A cockatiel dumped in a rubbish bag in a Cwmbran street was moments away from being crushed to death in a refuse dustcart.
Dusty was discovered in a bin bag
Bin man Andy Jones ripped open the bag after his fellow worker George heard its squawks amongst a pile of bags on their Friday morning round.
Still in his cage, the distressed caged cockatiel, nicknamed Dusty by Torfaen council staff, was put in the heated cab of the wagon and taken back to the depot.
"One of the boys heard the bird, when I picked up the bag I couldn't believe it," said Mr Jones.
"I just thought 'how cruel'. It was more shaken than anything.
"A few moments later it would been dead," he added.
Andy Jones is being called a hero
Mr Jones, 34, said the grey bird could have easily perished because of the noise of the dustcart.
If Dusty had been dumped in a noisy street, the cries could have easily gone unheard, he said.
The bin men think the bird may have sitting in its cage for three hours as rubbish has to be out by 0730GMT.
"We have seen all sorts out on the round, dogs or cats coming out of bins - but never this," said Mr Jones, who owns a dog.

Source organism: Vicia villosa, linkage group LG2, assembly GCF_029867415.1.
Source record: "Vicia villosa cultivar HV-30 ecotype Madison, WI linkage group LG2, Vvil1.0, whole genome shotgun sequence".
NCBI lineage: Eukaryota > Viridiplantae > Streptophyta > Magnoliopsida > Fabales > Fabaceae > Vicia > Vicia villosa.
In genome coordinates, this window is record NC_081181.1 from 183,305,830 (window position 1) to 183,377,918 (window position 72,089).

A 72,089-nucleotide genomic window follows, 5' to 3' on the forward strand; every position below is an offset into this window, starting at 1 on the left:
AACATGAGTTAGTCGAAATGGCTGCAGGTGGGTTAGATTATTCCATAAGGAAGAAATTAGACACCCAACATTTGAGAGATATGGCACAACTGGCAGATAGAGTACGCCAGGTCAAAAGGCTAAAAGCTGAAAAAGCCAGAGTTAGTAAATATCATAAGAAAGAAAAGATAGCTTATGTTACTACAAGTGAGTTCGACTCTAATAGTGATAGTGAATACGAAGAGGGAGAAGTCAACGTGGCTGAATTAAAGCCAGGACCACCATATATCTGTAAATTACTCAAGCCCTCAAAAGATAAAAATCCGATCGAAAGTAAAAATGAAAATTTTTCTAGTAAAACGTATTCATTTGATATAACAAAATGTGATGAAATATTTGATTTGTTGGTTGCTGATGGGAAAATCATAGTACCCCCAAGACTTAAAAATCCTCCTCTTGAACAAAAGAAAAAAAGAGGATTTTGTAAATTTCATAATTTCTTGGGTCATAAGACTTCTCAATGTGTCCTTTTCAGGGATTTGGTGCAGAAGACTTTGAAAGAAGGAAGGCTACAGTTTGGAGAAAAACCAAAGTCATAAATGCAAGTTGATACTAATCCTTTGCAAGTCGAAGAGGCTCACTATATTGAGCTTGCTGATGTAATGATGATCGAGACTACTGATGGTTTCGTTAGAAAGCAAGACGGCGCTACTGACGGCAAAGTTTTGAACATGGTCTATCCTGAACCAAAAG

"When we took the cockatiel back to the office, people were calling me a hero.
"But I would have done what anyone else would have," he said.
Dusty, who is being cared for at the RSPCA Newport Animal Centre, has already got two offers of homes from Torfaen council staff.
But the male cockatiel will stay at the centre for the time being so he can be cared for and while investigations are ongoing.
Dusty, which has yellow feathers on its face, was left food in its cage but no water.
RSPCA Inspector Nic de Celis is appealing to anyone who has any information to come forward.
"It is shocking and unnecessary for anyone to abandon any animal in such a callous way.
"If the workman hadn't looked inside the bin bag, the cage would have undoubtedly been compacted down and the cockateil would have been trapped in the lorry or even crushed to death.
"The story highlights the throwaway attitude our society sadly has today.
"Some people taken on animals and don't realise the commitment that they are making," he added.
Anyone with any information is being urged to contact the RSPCA, in strictest confidence, on 0870 555 999.